Liz spent the first 30 days in Quarantine where she was taught to respect her human care-taker. She had to be taught to be haltered and handled. It took 10 days to be able to touch her shoulder without her flinching and shying away. It took 3 weeks before I could touch her hindquarters. Handling her legs and treating the visible pastern lesions were a No Go until 4 weeks. She has long feathering on her legs, characteristic of the Clydesdale breed, and close inspection and parting of the hair revealed some pretty nasty lesions that needed immediate attention! She was also biting her front legs and stomping her hind ones.
Left front leg after 7 days of daily treatment with Equiderma Skin Lotion!
Her current routine is day time turnout in the large dry lot, which is situated where she can see most all of the other horses on the farm and get friendly with Henry, Ruby and Maggie if she feels like it. In the evening she is brought into the barn for the night in a dry comfy stall with plenty of hay and water. Each night before “bedtime” we have our routine of grooming and inspecting all legs and treating the pastern lesions. Currently we are working on teaching her to pick up her front feet for handling and cleaning.
She has seen our equine dentist, veterinarian and is starting to have her feet trimmed on a regular basis. Her hoof handling is still a work in progress and will take several more months before she will be completely comfortable with that. She is still very wary of anyone except her primary care-giver (Cindy) and we have been introducing her to volunteers to assist with certain aspects of her care. She will retain this routine for the winter and when the grass begins to grow, she will have full turnout in a large pasture with a suitable companion. For now, she is quite content with her new life, has gained the needed weight and is slowly learning to trust humans–we all don’t want to take something from you without giving back sweet girl! At least not those of us at our Senior Horse Sanctuary!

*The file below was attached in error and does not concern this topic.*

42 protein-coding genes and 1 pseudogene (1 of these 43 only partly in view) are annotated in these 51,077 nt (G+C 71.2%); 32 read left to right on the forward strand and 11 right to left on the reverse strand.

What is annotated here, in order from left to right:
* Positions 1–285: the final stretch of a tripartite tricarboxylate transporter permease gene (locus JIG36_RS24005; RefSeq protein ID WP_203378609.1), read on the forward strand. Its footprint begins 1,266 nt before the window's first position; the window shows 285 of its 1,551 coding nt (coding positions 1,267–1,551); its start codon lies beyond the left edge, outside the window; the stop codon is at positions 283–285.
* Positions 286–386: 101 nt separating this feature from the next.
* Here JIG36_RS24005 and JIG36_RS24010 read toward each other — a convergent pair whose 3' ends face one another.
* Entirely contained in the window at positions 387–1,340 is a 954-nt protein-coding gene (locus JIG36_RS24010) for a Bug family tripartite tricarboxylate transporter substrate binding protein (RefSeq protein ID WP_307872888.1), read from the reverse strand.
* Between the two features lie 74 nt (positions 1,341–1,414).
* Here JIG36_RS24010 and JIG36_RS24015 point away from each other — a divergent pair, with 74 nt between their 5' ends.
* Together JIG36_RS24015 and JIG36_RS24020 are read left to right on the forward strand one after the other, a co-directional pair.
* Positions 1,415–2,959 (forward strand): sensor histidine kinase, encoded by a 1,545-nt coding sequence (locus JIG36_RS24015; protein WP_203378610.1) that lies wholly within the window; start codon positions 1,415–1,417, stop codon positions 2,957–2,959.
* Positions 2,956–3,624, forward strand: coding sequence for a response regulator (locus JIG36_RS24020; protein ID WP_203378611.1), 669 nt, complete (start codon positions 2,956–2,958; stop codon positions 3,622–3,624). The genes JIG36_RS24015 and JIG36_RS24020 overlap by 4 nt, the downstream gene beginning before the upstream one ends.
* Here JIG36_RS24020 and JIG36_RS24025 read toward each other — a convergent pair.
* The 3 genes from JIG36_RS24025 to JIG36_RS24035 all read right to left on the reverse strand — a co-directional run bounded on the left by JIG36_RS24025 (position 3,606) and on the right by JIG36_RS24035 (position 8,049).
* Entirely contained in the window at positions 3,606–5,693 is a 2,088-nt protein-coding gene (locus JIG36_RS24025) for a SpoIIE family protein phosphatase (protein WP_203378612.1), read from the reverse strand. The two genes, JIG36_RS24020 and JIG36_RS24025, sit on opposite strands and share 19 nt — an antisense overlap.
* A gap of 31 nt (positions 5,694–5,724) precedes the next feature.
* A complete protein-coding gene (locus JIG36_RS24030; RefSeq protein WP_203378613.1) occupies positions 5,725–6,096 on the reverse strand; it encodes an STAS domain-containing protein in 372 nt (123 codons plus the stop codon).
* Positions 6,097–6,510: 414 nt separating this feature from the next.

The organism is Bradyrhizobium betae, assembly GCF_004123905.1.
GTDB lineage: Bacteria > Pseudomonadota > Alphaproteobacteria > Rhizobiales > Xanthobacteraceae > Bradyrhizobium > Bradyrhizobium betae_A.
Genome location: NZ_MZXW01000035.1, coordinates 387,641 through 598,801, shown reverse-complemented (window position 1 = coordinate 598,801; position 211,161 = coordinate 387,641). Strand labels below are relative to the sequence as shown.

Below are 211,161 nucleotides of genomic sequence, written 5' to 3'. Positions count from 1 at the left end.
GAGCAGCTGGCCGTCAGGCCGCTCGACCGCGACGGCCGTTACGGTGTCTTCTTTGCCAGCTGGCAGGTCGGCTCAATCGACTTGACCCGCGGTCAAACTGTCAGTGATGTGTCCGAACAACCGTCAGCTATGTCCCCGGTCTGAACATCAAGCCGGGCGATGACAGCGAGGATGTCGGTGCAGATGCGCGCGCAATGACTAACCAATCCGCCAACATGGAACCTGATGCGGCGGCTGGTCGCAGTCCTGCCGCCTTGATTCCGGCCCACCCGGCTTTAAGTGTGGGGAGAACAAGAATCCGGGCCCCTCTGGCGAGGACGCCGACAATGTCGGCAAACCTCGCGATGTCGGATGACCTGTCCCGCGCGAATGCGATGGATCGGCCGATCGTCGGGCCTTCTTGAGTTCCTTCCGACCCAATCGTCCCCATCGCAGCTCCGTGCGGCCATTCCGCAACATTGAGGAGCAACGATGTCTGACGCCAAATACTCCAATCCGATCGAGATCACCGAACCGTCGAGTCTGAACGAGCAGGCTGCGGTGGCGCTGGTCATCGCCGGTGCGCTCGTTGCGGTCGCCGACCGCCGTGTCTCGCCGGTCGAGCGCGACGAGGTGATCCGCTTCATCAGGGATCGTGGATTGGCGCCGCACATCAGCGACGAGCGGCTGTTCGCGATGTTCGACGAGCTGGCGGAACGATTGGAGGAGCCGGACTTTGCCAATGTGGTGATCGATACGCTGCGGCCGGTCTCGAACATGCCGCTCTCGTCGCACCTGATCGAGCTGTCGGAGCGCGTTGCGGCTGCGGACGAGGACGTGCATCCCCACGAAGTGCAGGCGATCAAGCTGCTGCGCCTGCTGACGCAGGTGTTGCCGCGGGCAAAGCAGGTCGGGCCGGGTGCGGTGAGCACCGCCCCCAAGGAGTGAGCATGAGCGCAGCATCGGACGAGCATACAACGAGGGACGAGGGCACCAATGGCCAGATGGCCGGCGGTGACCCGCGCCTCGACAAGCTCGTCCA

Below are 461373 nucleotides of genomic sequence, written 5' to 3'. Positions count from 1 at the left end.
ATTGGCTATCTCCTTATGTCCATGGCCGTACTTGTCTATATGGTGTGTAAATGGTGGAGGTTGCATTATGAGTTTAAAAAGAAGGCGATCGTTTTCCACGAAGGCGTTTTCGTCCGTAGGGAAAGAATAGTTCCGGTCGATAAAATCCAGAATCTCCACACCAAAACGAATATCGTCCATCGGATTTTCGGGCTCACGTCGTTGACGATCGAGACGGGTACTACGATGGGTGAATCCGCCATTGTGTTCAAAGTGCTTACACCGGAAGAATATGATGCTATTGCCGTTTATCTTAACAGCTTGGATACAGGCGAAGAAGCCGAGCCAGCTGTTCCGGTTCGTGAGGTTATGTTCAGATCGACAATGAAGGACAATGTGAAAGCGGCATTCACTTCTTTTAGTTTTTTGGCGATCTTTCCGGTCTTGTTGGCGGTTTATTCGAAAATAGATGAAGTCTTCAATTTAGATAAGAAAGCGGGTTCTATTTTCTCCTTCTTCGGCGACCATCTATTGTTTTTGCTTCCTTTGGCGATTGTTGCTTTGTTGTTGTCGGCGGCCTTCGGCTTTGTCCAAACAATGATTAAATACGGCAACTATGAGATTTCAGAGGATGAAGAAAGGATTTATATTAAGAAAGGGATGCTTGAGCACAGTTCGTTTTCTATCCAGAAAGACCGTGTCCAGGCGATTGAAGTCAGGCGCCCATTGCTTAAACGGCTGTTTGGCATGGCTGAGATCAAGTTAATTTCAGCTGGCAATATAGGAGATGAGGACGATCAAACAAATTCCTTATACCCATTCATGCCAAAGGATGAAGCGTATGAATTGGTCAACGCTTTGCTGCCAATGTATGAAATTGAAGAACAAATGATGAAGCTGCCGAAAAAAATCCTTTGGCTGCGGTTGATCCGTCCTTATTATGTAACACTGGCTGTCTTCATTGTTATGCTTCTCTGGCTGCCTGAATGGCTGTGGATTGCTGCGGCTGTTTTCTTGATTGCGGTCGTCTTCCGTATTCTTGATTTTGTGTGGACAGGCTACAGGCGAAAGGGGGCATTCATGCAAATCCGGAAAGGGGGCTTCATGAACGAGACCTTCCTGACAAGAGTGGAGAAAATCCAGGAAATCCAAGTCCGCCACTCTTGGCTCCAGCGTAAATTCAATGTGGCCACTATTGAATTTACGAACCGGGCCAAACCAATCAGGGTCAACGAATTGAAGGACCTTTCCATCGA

Please consider a monthly sponsorship or donation to help care for Liz! She requires daily anti-histimine medication for the extreme itchiness with her pastern dermatitis. Donate Here
Cindy Daigre, Founder Ferrell Hollow Farm Senior Horse Sanctuary
Liz after 2 months of care!
We’ve had the coldest new year on record in 20 years! Caring for a dozen special needs senior horses on a daily basis, without temperature extremes can be exhausting, never knowing what you might face on any given day. Add in sub zero temperatures, wind, frozen ground for days, snow….well you get the picture-COLD!
In the middle of afternoon feeding rounds, as I was dreaming about sitting in front of the wood-stove, I saw that Snow White was laying down in her frozen shavings pit with Siegfried standing next to her. Visions like this stop me in my tracks. I knew that several days of frozen ground were not kind to her foundered foot, and that she was tired from not laying down for a night or two.